Treatment consists of drinking fluids or IV fluids in severe cases and supportive care, usually in a hospital. Antibiotics will not help rotavirus because they only work against bacteria.

The best way prevention is frequent and thorough handwashing, as well as washing toys and surfaces when possible. There is now a vaccine that will either prevent rotavirus infection or greatly lessen the symptoms if the child still gets the virus.

Rarity: Ultra rare

Top Symptoms: diarrhea, vomiting or nausea, nausea, fatigue, abdominal pain (stomach ache), headache

Symptoms that always occur with viral (rotavirus) infection: diarrhea, vomiting or nausea

Symptoms that never occur with viral (rotavirus) infection: constipation, tarry stool

Urgency: Self-treatment

Anal cancer

Most anal cancers are linked to the human papilloma virus, or HPV. However, many people carry HPV and have no symptoms or illness of any kind.

Most susceptible are men who have sexual contact with men; women who have had cervical cancer; and anyone who has engaged in anal intercourse, had anal warts, or is HIV positive. Smoking and lowered immunity are also factors.

Symptoms include minor anal bleeding and itching, which may be attributed to hemorrhoids; pain or fullness in the anal region; and abnormal anal discharge.

It is important to see a medical provider about these symptoms so that if needed, treatment can begin as soon as possible.

Diagnosis is made through patient history; physical examination; anal swab; and biopsy. CT scan, ultrasound, or endoscopy of the anus may also be done.

Treatment involves some combination of surgery, radiation therapy, and chemotherapy depending on the needs of each individual patient.

Rarity: Rare

Top Symptoms: abdominal pain (stomach ache), stool changes, constipation, diarrhea, pain when passing stools

Urgency: Primary care doctor

Colonic neoplasm

Colonic neoplasm means "new tissue" growing in the colon, or large intestine. This neoplasm may be either benign (not cancerous) or malignant (cancer.)

The exact cause of any cancer remains unknown. Risk factors seem to be:

Being over fifty years of age.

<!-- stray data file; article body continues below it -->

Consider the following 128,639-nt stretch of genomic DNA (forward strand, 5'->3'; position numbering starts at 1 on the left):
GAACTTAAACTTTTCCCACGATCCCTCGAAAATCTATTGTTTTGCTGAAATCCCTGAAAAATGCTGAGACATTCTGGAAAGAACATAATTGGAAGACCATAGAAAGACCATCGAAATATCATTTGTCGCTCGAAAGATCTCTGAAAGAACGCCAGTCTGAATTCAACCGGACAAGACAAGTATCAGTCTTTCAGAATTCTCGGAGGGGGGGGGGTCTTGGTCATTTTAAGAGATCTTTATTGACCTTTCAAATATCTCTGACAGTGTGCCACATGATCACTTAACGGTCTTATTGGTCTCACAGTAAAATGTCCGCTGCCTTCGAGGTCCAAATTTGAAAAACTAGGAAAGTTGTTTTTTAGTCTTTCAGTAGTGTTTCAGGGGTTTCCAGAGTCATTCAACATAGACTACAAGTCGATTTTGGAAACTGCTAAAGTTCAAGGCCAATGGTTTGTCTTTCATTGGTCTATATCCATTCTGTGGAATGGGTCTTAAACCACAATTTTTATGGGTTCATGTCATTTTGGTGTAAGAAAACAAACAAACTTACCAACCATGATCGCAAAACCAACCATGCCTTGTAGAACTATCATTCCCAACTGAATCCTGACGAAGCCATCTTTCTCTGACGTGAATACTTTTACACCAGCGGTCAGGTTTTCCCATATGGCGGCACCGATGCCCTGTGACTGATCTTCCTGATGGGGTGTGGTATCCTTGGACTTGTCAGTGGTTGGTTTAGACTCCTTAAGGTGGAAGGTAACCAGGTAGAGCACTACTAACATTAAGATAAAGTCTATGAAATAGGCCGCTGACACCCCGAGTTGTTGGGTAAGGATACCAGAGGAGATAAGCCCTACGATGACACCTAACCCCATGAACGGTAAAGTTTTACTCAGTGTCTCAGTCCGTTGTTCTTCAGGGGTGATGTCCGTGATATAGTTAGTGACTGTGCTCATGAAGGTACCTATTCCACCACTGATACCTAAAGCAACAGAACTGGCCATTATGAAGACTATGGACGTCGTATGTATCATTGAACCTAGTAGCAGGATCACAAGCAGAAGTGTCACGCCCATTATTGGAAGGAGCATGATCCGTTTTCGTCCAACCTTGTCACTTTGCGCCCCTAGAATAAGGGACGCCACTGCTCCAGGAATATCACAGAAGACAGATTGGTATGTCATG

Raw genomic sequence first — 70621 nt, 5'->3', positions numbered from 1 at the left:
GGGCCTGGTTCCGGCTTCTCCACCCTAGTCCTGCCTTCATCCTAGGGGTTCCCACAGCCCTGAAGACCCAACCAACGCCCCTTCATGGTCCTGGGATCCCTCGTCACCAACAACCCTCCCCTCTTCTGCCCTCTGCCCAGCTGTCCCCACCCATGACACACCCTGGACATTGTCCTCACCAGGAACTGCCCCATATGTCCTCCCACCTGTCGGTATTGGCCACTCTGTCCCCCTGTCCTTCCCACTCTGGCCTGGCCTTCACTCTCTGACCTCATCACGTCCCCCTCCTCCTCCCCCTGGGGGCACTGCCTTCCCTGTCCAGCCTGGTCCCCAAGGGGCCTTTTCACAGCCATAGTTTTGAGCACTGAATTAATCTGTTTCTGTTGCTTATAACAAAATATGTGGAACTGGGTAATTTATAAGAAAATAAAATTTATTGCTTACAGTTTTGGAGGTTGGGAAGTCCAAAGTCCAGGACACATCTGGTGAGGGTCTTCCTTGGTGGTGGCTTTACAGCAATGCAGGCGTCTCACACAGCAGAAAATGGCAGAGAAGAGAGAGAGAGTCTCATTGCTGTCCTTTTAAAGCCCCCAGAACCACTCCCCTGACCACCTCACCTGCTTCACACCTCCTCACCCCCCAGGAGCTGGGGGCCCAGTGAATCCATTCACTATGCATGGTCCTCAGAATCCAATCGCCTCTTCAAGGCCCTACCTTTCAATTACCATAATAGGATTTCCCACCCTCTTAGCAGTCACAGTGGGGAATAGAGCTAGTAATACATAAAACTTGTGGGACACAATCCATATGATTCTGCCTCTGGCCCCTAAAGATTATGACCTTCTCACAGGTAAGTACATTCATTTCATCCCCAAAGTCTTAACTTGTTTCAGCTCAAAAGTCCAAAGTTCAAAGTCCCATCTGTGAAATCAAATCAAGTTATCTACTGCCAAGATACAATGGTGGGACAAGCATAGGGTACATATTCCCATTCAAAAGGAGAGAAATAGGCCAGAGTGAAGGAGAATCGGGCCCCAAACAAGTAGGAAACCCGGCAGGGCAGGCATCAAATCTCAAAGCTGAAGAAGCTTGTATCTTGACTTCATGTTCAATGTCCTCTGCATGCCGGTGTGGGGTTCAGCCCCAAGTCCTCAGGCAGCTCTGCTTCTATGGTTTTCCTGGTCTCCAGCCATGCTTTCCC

• Family history of the disease.
  • A high-fat, low-fiber diet, typical in the modern world
  • Chronic inflammatory diseases of the colon such as Crohn's disease.
  • Smoking and alcohol use.
  • Diabetes, obesity, and inactivity.

The earliest symptoms are usually polyps, small growths within the colon which can be detected on colonoscopy and removed before they can become cancerous. Later symptoms may be unexplained fatigue; change in bowel habits; persistent abdominal discomfort such as gas or cramps; blood in stool; or rectal bleeding.

Diagnosis is made through colonoscopy and sometimes blood testing.

Treatment is done through surgery, which may be minor or extensive; and through chemotherapy with radiation therapy, usually done before and after surgery. Supportive care to keep the patient comfortable is also an important part of treatment.

Rarity: Rare

Top Symptoms: fatigue, stomach bloating, stool changes, diarrhea, constipation

Urgency: Primary care doctor

Questions Your Doctor May Ask About Feeling Of Needing To Constantly Pass Stool

To diagnose this condition, your doctor would likely ask the following questions:

  • Have you experienced any nausea?
  • Have you had any changes in your weight?
  • Do your symptoms start or worsen when you are dehydrated?
  • Any fever today or during the last week?

The above questions are also covered by our A.I. Health Assistant.

If you've answered yes to one or more of these questions

Take a quiz to find out why you're having feeling of needing to constantly pass stool

Feeling Of Needing To Constantly Pass Stool Symptom Checker Statistics

People who have experienced feeling of needing to constantly pass stool have also experienced:

  • 11% Abdominal Pain (Stomach Ache)
  • 9% Straining While Passing Stool
  • 8% Fecal Urgency

People who have experienced feeling of needing to constantly pass stool were most often matched with:

  • 60% Irritable Bowel Syndrome (Ibs)
  • 20% Normal Variation Of Constipation
  • 20% Food Poisoning

Source: Aggregated and anonymized results from visits to the Buoy AI health assistant (check it out by clicking on “Take Quiz”).

Feeling Of Needing To Constantly Pass Stool Symptom Checker

Take a quiz to find out why you're having feeling of needing to constantly pass stool